It seems like only yesterday that Google introduced its latest version of Android, Ice Cream Sandwich, to the world. At the time, I suggested that it might be "the most important Android release ever."

And for a good reason: Ice Cream Sandwich, which marked the fourth version of Android, included some major changes to the Android interface and sought to make Android a tasty option for both smart phones and tablets.

Apparently, however, Ice Cream Sandwich may not have been tasty enough and faced with adoption lower than expected, Digitimes is reporting that Google may try to lure manufacturers with a new treat in the second quarter of this year. That treat: Android 5, dubbed Jelly Bean.

According to Digitimes, the impetus for a Q2 2012 release of the next version of Android is not just the lackluster showing of Android 4, it's Windows 8:

Android 5.0 will be further optimized for tablet PCs, while Google will also integrate its Chrome system functions to push dual-operating system designs. Brand vendors can either chose to adopt only Android 5.0 or add Android 5.0 to Windows 8 devices with the ability to switch between the two OSes without the need to shut down the computer.

If Digitime's sources are right, is this a sign that Google believes Windows 8 has a shot in the tablet space? Perhaps, but at a very minimum, it's a recognition that Google's approach with Chrome OS and Chromebooks didn't work. So trying to make sure that the next version of Android can coexist with Windows 8 doesn't seem like the worst idea in the world, even if it's unclear right now why a consumer would want a dual-boot tablet with both Windows 8 and Android.

This aside, Google's biggest initial challange may not be the consumer. According to Digitimes, the experience with Ice Cream Sandwich hasn't given Google's manufacturing partners much confidence and the search giant may have its work cut out for it in convincing them to jump on the Jelly Bean bandwagon.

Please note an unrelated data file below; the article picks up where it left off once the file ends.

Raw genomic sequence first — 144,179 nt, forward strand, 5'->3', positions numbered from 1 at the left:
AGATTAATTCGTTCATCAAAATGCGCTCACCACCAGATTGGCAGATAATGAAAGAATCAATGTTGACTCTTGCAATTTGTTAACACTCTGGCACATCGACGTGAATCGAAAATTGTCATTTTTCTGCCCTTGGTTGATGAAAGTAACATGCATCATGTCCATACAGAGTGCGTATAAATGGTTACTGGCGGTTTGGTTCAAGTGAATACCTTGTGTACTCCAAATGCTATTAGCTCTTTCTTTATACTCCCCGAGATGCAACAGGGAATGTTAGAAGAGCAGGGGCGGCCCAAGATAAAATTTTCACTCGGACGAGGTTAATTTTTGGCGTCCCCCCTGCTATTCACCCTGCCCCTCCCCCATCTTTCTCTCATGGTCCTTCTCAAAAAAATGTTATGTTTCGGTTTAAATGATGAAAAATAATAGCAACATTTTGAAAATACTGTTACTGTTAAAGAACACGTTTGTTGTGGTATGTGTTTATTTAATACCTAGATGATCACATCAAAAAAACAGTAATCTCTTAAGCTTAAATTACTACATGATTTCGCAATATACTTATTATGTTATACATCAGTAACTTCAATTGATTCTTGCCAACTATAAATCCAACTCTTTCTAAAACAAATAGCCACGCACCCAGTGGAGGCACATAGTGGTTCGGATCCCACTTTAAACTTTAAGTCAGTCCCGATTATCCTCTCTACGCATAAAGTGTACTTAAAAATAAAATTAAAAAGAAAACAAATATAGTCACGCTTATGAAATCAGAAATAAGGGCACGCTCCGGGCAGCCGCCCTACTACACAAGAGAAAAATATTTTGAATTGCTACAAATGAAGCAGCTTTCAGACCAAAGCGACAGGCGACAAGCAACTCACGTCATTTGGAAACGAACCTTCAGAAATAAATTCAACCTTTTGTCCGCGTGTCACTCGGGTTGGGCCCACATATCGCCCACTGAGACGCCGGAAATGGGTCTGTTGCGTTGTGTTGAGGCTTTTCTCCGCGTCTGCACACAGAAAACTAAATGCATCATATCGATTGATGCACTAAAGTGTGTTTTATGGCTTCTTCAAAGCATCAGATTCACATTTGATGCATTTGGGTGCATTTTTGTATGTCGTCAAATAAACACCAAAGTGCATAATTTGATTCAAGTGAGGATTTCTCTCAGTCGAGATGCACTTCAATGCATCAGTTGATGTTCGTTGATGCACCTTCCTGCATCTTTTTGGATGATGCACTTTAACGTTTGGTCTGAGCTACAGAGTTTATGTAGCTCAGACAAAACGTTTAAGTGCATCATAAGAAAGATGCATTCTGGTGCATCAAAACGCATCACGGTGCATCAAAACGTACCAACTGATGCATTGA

Patricio Robles

Published 16 February, 2012 by Patricio Robles

Patricio Robles is a tech reporter at Econsultancy. Follow him on Twitter.

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Comments (2)



I'm still waiting for my over the air ICS update for my Nexus S!

Still, updates and upgrades are not a bad thing if the updates are an improvement.

over 6 years ago

Artur Szalak

Artur Szalak, Online Product Manager at Populis Ltd.

@mike, got my ICS on Nexus S end of last year and I'll be honest, I'm disappointed. Clearly this phone is lacking performance to handle ICS. You'll quickly realize phone starts having problems when downloading one app at the same time installing update to another one. Choppy animations occur, seems's there's not enough RAM, and camera app tends to freeze after loading. I am very disappointed as the reason for me getting Nexus S a year ago was to have pure google OS without any garbage as I love performance and simplicity. Don't need all those fancy HTC/Samsung gadgets, widgets, weather app animations wiping my screen etc (i usually have no problems spotting if it's raining or not :) ). It seems that Google will face another major problem with OS adaptation, thus increased fragmentation. Major manufacturers (HTC, Samsung, even Motorola) keep postponing ICS on their devices...

over 6 years ago

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